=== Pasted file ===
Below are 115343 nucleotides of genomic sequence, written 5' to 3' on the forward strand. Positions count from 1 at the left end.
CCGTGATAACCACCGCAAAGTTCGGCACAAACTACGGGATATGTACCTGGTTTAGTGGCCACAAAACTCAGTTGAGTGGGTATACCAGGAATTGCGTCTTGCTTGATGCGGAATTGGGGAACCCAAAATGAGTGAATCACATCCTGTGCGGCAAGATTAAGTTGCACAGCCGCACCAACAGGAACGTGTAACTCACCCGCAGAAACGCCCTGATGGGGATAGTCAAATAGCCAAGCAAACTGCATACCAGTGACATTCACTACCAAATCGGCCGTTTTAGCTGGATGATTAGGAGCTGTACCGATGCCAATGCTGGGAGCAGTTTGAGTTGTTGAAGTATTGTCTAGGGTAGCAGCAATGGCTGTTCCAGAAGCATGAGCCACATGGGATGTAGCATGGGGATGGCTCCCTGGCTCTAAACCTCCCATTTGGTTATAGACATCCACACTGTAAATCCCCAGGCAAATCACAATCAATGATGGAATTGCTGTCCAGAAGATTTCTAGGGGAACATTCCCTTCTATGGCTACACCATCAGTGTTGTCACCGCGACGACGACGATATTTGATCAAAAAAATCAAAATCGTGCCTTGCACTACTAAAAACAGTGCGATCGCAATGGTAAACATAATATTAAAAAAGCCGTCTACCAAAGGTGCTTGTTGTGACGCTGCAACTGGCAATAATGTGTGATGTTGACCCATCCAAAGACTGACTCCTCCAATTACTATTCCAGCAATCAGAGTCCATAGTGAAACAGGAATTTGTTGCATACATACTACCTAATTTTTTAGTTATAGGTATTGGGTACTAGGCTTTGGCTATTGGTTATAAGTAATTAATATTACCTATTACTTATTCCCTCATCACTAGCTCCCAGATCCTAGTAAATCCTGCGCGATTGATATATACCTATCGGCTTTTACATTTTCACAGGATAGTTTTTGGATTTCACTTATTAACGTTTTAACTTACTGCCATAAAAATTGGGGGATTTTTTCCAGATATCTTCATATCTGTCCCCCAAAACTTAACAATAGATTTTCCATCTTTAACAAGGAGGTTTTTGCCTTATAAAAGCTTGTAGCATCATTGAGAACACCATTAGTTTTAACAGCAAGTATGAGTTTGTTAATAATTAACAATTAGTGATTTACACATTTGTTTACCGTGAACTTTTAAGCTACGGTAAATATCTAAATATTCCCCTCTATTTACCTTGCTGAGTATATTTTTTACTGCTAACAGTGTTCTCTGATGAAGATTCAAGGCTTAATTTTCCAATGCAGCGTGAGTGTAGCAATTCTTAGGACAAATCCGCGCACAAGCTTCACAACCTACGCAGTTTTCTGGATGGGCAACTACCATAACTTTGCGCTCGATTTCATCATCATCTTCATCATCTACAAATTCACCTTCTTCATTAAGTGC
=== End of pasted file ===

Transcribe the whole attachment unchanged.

Below are 115343 nucleotides of genomic sequence, written 5' to 3' on the forward strand. Positions count from 1 at the left end.
CCGTGATAACCACCGCAAAGTTCGGCACAAACTACGGGATATGTACCTGGTTTAGTGGCCACAAAACTCAGTTGAGTGGGTATACCAGGAATTGCGTCTTGCTTGATGCGGAATTGGGGAACCCAAAATGAGTGAATCACATCCTGTGCGGCAAGATTAAGTTGCACAGCCGCACCAACAGGAACGTGTAACTCACCCGCAGAAACGCCCTGATGGGGATAGTCAAATAGCCAAGCAAACTGCATACCAGTGACATTCACTACCAAATCGGCCGTTTTAGCTGGATGATTAGGAGCTGTACCGATGCCAATGCTGGGAGCAGTTTGAGTTGTTGAAGTATTGTCTAGGGTAGCAGCAATGGCTGTTCCAGAAGCATGAGCCACATGGGATGTAGCATGGGGATGGCTCCCTGGCTCTAAACCTCCCATTTGGTTATAGACATCCACACTGTAAATCCCCAGGCAAATCACAATCAATGATGGAATTGCTGTCCAGAAGATTTCTAGGGGAACATTCCCTTCTATGGCTACACCATCAGTGTTGTCACCGCGACGACGACGATATTTGATCAAAAAAATCAAAATCGTGCCTTGCACTACTAAAAACAGTGCGATCGCAATGGTAAACATAATATTAAAAAAGCCGTCTACCAAAGGTGCTTGTTGTGACGCTGCAACTGGCAATAATGTGTGATGTTGACCCATCCAAAGACTGACTCCTCCAATTACTATTCCAGCAATCAGAGTCCATAGTGAAACAGGAATTTGTTGCATACATACTACCTAATTTTTTAGTTATAGGTATTGGGTACTAGGCTTTGGCTATTGGTTATAAGTAATTAATATTACCTATTACTTATTCCCTCATCACTAGCTCCCAGATCCTAGTAAATCCTGCGCGATTGATATATACCTATCGGCTTTTACATTTTCACAGGATAGTTTTTGGATTTCACTTATTAACGTTTTAACTTACTGCCATAAAAATTGGGGGATTTTTTCCAGATATCTTCATATCTGTCCCCCAAAACTTAACAATAGATTTTCCATCTTTAACAAGGAGGTTTTTGCCTTATAAAAGCTTGTAGCATCATTGAGAACACCATTAGTTTTAACAGCAAGTATGAGTTTGTTAATAATTAACAATTAGTGATTTACACATTTGTTTACCGTGAACTTTTAAGCTACGGTAAATATCTAAATATTCCCCTCTATTTACCTTGCTGAGTATATTTTTTACTGCTAACAGTGTTCTCTGATGAAGATTCAAGGCTTAATTTTCCAATGCAGCGTGAGTGTAGCAATTCTTAGGACAAATCCGCGCACAAGCTTCACAACCTACGCAGTTTTCTGGATGGGCAACTACCATAACTTTGCGCTCGATTTCATCATCATCTTCATCATCTACAAATTCACCTTCTTCATTAAGTGC